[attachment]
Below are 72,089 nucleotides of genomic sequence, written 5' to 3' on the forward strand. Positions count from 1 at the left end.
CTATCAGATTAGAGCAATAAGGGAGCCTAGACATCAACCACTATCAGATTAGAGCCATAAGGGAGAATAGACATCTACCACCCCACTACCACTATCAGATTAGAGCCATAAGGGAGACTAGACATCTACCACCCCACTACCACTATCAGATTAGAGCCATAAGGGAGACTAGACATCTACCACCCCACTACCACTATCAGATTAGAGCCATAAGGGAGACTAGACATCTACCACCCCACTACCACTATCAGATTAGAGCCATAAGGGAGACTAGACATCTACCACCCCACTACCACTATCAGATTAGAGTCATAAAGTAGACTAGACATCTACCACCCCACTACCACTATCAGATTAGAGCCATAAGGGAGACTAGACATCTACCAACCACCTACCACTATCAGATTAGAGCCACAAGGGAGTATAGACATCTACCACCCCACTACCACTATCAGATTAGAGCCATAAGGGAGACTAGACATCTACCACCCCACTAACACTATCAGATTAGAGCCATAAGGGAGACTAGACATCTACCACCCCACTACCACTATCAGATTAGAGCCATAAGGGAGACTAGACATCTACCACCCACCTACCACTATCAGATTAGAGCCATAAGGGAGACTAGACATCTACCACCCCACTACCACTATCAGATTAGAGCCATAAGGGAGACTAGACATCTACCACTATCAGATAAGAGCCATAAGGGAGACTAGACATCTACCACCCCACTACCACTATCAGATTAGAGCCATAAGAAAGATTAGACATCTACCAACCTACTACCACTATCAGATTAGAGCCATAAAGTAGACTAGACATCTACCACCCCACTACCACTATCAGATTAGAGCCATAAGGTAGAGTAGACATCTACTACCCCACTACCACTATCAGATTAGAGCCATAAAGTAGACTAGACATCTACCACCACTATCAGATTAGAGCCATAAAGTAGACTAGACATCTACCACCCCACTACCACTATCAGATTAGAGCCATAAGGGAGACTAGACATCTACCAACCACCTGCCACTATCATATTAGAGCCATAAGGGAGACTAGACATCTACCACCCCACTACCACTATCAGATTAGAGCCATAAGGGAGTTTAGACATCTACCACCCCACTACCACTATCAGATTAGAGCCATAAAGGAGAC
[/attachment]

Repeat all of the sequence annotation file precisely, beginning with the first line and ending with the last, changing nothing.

Below are 72,089 nucleotides of genomic sequence, written 5' to 3' on the forward strand. Positions count from 1 at the left end.
CTATCAGATTAGAGCAATAAGGGAGCCTAGACATCAACCACTATCAGATTAGAGCCATAAGGGAGAATAGACATCTACCACCCCACTACCACTATCAGATTAGAGCCATAAGGGAGACTAGACATCTACCACCCCACTACCACTATCAGATTAGAGCCATAAGGGAGACTAGACATCTACCACCCCACTACCACTATCAGATTAGAGCCATAAGGGAGACTAGACATCTACCACCCCACTACCACTATCAGATTAGAGCCATAAGGGAGACTAGACATCTACCACCCCACTACCACTATCAGATTAGAGTCATAAAGTAGACTAGACATCTACCACCCCACTACCACTATCAGATTAGAGCCATAAGGGAGACTAGACATCTACCAACCACCTACCACTATCAGATTAGAGCCACAAGGGAGTATAGACATCTACCACCCCACTACCACTATCAGATTAGAGCCATAAGGGAGACTAGACATCTACCACCCCACTAACACTATCAGATTAGAGCCATAAGGGAGACTAGACATCTACCACCCCACTACCACTATCAGATTAGAGCCATAAGGGAGACTAGACATCTACCACCCACCTACCACTATCAGATTAGAGCCATAAGGGAGACTAGACATCTACCACCCCACTACCACTATCAGATTAGAGCCATAAGGGAGACTAGACATCTACCACTATCAGATAAGAGCCATAAGGGAGACTAGACATCTACCACCCCACTACCACTATCAGATTAGAGCCATAAGAAAGATTAGACATCTACCAACCTACTACCACTATCAGATTAGAGCCATAAAGTAGACTAGACATCTACCACCCCACTACCACTATCAGATTAGAGCCATAAGGTAGAGTAGACATCTACTACCCCACTACCACTATCAGATTAGAGCCATAAAGTAGACTAGACATCTACCACCACTATCAGATTAGAGCCATAAAGTAGACTAGACATCTACCACCCCACTACCACTATCAGATTAGAGCCATAAGGGAGACTAGACATCTACCAACCACCTGCCACTATCATATTAGAGCCATAAGGGAGACTAGACATCTACCACCCCACTACCACTATCAGATTAGAGCCATAAGGGAGTTTAGACATCTACCACCCCACTACCACTATCAGATTAGAGCCATAAAGGAGAC